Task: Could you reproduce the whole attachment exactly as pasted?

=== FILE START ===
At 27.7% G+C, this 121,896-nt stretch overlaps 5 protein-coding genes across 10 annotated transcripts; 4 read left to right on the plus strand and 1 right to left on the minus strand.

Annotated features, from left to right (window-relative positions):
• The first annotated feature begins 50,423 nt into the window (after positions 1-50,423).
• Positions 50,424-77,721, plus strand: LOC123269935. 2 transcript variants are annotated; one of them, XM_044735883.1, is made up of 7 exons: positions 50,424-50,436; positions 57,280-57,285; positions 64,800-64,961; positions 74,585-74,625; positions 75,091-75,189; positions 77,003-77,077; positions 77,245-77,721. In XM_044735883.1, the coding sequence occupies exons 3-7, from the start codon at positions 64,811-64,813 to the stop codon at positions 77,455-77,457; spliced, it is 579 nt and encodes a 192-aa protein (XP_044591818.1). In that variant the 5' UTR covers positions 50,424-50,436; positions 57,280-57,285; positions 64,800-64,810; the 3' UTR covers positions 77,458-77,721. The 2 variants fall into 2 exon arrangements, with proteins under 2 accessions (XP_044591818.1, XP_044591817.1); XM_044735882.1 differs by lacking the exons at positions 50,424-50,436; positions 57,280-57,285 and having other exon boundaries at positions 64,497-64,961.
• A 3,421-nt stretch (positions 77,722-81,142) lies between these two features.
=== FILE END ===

At 27.7% G+C, this 121,896-nt stretch overlaps 5 protein-coding genes across 10 annotated transcripts; 4 read left to right on the plus strand and 1 right to left on the minus strand.

Annotated features, from left to right (window-relative positions):
• The first annotated feature begins 50,423 nt into the window (after positions 1-50,423).
• Positions 50,424-77,721, plus strand: LOC123269935. 2 transcript variants are annotated; one of them, XM_044735883.1, is made up of 7 exons: positions 50,424-50,436; positions 57,280-57,285; positions 64,800-64,961; positions 74,585-74,625; positions 75,091-75,189; positions 77,003-77,077; positions 77,245-77,721. In XM_044735883.1, the coding sequence occupies exons 3-7, from the start codon at positions 64,811-64,813 to the stop codon at positions 77,455-77,457; spliced, it is 579 nt and encodes a 192-aa protein (XP_044591818.1). In that variant the 5' UTR covers positions 50,424-50,436; positions 57,280-57,285; positions 64,800-64,810; the 3' UTR covers positions 77,458-77,721. The 2 variants fall into 2 exon arrangements, with proteins under 2 accessions (XP_044591818.1, XP_044591817.1); XM_044735882.1 differs by lacking the exons at positions 50,424-50,436; positions 57,280-57,285 and having other exon boundaries at positions 64,497-64,961.
• A 3,421-nt stretch (positions 77,722-81,142) lies between these two features.